Officials Urge People to Get Flu Shots

Franklin County health officials aren’t sure why news reports are circulating stating this year’s flu vaccine is ineffective.

County Public Health Supervisor Tony Buel says flu cases in Franklin County are just above where the numbers were last year.

Two months into the unofficial flu season, only 30 cases have been reported in Franklin County and just under 1,600 statewide.

Last year at this time, 23 cases had been reported.

“It’s just too early to tell,” Buel said. “We are accumulating them at the same speed as last year, but that doesn’t mean anything.”

Buel added the Centers for Disease Control (CDC) is the lead agency on influenza and it isn’t reporting any issues with the vaccine.

In previous years, Buel said with starts like this, the cases could top out at 300, or reach more than 1,000.

A record number of 1,664 flu cases were reported in Franklin County last flu season between September and April, but Buel says the real number could be even higher.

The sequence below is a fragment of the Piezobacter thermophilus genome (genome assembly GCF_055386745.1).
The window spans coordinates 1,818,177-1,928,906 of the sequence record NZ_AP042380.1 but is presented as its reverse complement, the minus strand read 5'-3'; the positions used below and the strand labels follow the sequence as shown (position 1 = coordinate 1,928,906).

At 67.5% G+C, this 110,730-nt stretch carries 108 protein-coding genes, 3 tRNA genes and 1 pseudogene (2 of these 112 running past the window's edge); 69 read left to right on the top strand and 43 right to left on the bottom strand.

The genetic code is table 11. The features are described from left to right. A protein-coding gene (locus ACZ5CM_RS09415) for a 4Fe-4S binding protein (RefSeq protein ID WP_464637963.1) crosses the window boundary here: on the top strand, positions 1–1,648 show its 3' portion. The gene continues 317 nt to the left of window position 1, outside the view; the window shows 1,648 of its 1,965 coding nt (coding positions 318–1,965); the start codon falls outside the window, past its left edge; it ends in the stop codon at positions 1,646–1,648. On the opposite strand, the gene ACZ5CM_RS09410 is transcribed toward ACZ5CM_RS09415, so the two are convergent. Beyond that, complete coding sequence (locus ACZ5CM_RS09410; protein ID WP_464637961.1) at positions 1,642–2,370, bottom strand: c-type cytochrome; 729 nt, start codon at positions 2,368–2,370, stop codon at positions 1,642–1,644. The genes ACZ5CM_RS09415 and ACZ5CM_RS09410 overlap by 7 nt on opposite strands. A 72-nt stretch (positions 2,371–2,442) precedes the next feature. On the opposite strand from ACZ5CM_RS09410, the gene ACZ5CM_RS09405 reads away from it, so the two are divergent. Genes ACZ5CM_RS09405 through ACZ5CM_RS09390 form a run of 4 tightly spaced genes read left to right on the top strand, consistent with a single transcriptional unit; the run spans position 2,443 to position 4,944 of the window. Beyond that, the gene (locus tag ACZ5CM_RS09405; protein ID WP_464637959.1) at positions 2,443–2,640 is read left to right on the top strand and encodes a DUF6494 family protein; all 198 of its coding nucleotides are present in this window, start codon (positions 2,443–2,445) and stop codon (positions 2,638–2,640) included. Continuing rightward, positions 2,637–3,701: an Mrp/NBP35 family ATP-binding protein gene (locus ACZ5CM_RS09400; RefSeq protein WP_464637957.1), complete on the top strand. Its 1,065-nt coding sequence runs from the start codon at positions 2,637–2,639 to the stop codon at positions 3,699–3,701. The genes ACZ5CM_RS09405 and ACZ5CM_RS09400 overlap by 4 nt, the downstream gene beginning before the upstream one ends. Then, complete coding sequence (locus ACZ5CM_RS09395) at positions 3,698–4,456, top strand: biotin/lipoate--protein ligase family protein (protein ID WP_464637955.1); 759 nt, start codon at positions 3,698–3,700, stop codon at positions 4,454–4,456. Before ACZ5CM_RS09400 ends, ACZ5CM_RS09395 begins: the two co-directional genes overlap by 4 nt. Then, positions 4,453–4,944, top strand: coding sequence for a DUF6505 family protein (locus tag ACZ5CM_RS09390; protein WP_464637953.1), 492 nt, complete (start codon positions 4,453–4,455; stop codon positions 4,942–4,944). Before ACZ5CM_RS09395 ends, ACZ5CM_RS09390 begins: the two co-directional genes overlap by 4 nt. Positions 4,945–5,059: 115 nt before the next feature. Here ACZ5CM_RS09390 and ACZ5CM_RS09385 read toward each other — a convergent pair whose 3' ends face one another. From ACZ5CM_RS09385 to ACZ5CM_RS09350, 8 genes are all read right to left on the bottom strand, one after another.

“It was probably three times that,” Buel said. “But, most people who had it didn’t go to the doctor.”

It is not too late and health officials encourage county residents to get flu shots, either at the health department, their doctor’s office or other sources.

Buel added the vaccine this year has been designed to protect against the same four strains of influenza that hit the county so hard last season.


Statewide the 2017-2018 flu season is off to an early start.

As of Nov. 25, there were 1,545 cases of flu reported to the Missouri Department of Health and Senior Services (DHSS), compared to 379 cases reported at the same time last year.

These numbers could indicate that flu season is coming early or that it will be particularly severe as was seen in the southern hemisphere where flu season precedes ours.

For 2016-2017, there were more than 70,000 confirmed influenza cases in Missouri.

If these trends continue, the state could see even more during the 2017-2018 season.


The group most affected by the bug last year was school-aged children ages 5 to 14 with about one-third of the total cases, but only one school was forced to close.

There were 553 cases in that age range reported, making up 33 percent.

The second highest group to be infected was adults ages 25 to 49 with 347 cases or 20 percent.

Older teens and younger adults ages 15-24 made up 12 percent of the cases with 202, and seniors 65 and older made up 11 percent with 186 cases.

There were 158 cases in the 50 to 64 age range, making up just over 9 percent of the totals.

Younger children were also hit hard by the bug with 13 percent of the cases being reported in the children 4 and under age group with 218 cases.

The peak reporting was mid-February to mid-March when 200 cases were reported each week.